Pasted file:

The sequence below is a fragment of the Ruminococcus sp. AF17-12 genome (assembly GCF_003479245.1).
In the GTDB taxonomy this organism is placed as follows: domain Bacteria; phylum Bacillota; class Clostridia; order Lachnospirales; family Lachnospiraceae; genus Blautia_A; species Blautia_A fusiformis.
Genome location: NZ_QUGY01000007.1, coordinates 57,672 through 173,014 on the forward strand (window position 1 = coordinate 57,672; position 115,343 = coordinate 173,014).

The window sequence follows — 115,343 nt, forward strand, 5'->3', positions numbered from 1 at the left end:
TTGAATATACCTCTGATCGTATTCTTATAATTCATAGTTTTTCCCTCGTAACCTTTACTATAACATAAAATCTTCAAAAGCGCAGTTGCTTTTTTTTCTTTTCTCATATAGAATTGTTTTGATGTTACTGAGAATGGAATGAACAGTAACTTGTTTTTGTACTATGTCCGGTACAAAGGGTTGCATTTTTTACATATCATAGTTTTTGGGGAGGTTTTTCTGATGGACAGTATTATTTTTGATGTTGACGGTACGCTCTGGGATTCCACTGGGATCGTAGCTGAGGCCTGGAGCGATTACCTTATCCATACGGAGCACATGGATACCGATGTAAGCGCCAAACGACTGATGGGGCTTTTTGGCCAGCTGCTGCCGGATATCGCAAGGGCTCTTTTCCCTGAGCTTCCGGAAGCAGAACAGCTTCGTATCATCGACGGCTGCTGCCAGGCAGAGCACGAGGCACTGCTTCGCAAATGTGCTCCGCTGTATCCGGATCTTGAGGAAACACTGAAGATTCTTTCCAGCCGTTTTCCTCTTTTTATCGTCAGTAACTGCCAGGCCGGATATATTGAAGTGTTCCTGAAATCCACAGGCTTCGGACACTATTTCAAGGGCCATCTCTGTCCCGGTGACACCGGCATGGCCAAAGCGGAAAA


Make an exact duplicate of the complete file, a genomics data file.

The sequence below is a fragment of the Ruminococcus sp. AF17-12 genome (assembly GCF_003479245.1).
In the GTDB taxonomy this organism is placed as follows: domain Bacteria; phylum Bacillota; class Clostridia; order Lachnospirales; family Lachnospiraceae; genus Blautia_A; species Blautia_A fusiformis.
Genome location: NZ_QUGY01000007.1, coordinates 57,672 through 173,014 on the forward strand (window position 1 = coordinate 57,672; position 115,343 = coordinate 173,014).

The window sequence follows — 115,343 nt, forward strand, 5'->3', positions numbered from 1 at the left end:
TTGAATATACCTCTGATCGTATTCTTATAATTCATAGTTTTTCCCTCGTAACCTTTACTATAACATAAAATCTTCAAAAGCGCAGTTGCTTTTTTTTCTTTTCTCATATAGAATTGTTTTGATGTTACTGAGAATGGAATGAACAGTAACTTGTTTTTGTACTATGTCCGGTACAAAGGGTTGCATTTTTTACATATCATAGTTTTTGGGGAGGTTTTTCTGATGGACAGTATTATTTTTGATGTTGACGGTACGCTCTGGGATTCCACTGGGATCGTAGCTGAGGCCTGGAGCGATTACCTTATCCATACGGAGCACATGGATACCGATGTAAGCGCCAAACGACTGATGGGGCTTTTTGGCCAGCTGCTGCCGGATATCGCAAGGGCTCTTTTCCCTGAGCTTCCGGAAGCAGAACAGCTTCGTATCATCGACGGCTGCTGCCAGGCAGAGCACGAGGCACTGCTTCGCAAATGTGCTCCGCTGTATCCGGATCTTGAGGAAACACTGAAGATTCTTTCCAGCCGTTTTCCTCTTTTTATCGTCAGTAACTGCCAGGCCGGATATATTGAAGTGTTCCTGAAATCCACAGGCTTCGGACACTATTTCAAGGGCCATCTCTGTCCCGGTGACACCGGCATGGCCAAAGCGGAAAA